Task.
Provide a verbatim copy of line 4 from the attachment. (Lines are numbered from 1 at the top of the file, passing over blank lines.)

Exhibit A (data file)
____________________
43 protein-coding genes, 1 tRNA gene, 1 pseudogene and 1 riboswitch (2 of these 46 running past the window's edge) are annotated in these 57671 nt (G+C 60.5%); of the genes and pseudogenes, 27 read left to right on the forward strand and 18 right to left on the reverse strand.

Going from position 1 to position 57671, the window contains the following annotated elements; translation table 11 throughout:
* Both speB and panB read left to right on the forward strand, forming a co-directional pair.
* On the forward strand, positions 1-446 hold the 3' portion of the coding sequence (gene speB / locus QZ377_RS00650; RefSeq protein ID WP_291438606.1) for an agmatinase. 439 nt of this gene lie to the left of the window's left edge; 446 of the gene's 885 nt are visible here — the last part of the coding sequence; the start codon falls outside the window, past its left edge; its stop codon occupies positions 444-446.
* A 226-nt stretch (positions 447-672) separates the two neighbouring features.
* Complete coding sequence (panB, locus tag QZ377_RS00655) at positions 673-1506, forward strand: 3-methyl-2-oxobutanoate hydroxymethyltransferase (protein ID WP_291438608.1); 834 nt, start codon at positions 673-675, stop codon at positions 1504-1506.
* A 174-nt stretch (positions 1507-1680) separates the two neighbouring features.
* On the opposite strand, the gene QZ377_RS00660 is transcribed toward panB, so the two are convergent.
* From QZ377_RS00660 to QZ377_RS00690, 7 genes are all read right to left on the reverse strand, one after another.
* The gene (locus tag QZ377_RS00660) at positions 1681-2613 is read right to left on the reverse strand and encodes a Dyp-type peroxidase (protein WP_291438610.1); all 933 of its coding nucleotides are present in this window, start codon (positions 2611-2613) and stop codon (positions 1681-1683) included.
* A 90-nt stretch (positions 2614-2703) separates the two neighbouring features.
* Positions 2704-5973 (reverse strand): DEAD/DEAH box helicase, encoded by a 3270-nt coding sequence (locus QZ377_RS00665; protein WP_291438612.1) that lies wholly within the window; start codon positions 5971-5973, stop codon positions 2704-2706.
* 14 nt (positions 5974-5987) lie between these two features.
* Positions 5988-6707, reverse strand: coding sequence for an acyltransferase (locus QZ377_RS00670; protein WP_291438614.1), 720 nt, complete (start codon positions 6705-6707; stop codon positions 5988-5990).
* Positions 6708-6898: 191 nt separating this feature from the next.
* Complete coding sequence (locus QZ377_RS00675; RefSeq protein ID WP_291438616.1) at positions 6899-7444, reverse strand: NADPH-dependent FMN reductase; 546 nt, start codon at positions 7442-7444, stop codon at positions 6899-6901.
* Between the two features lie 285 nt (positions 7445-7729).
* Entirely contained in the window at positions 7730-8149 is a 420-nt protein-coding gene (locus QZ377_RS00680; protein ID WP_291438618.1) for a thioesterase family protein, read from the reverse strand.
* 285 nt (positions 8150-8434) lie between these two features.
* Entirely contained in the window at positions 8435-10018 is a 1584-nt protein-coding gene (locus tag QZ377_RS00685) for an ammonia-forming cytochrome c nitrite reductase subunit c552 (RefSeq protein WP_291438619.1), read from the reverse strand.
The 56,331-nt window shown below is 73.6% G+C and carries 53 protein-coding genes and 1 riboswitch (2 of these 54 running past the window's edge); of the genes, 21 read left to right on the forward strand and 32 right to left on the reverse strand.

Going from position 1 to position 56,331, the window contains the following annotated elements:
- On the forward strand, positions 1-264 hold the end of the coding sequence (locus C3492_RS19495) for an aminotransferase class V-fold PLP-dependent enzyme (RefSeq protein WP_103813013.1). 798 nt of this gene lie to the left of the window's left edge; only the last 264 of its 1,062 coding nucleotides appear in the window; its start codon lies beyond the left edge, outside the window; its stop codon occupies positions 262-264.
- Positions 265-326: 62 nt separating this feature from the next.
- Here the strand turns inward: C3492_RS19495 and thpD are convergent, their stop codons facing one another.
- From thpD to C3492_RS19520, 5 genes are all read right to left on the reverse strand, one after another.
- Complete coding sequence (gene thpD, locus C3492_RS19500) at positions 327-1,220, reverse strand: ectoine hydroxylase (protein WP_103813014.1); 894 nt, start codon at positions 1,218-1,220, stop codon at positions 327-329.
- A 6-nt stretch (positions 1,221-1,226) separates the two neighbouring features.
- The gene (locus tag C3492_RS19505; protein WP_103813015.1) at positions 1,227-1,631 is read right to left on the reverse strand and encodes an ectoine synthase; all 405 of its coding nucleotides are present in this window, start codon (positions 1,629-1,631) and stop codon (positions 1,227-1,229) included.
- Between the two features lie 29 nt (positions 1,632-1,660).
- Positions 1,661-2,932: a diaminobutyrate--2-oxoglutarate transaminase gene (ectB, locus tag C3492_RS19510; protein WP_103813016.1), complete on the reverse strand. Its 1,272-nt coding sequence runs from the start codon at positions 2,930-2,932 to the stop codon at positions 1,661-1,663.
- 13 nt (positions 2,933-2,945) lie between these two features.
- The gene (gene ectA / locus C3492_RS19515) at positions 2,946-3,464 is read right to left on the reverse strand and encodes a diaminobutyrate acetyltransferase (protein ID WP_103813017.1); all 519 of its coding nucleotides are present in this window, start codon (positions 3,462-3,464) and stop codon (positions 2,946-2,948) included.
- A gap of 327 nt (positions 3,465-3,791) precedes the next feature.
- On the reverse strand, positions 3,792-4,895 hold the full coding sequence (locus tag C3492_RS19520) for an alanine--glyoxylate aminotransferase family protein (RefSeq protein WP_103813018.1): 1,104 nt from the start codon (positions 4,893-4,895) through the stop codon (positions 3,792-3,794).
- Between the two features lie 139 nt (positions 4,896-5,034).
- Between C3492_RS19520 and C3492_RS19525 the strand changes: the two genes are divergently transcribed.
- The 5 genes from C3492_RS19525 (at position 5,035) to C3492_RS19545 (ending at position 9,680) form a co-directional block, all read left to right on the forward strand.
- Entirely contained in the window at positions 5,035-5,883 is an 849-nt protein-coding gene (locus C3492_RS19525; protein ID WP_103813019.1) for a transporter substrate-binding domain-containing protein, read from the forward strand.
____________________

* On the forward strand, positions 1-446 hold the 3' portion of the coding sequence (gene speB / locus QZ377_RS00650; RefSeq protein ID WP_291438606.1) for an agmatinase. 439 nt of this gene lie to the left of the window's left edge; 446 of the gene's 885 nt are visible here — the last part of the coding sequence; the start codon falls outside the window, past its left edge; its stop codon occupies positions 444-446.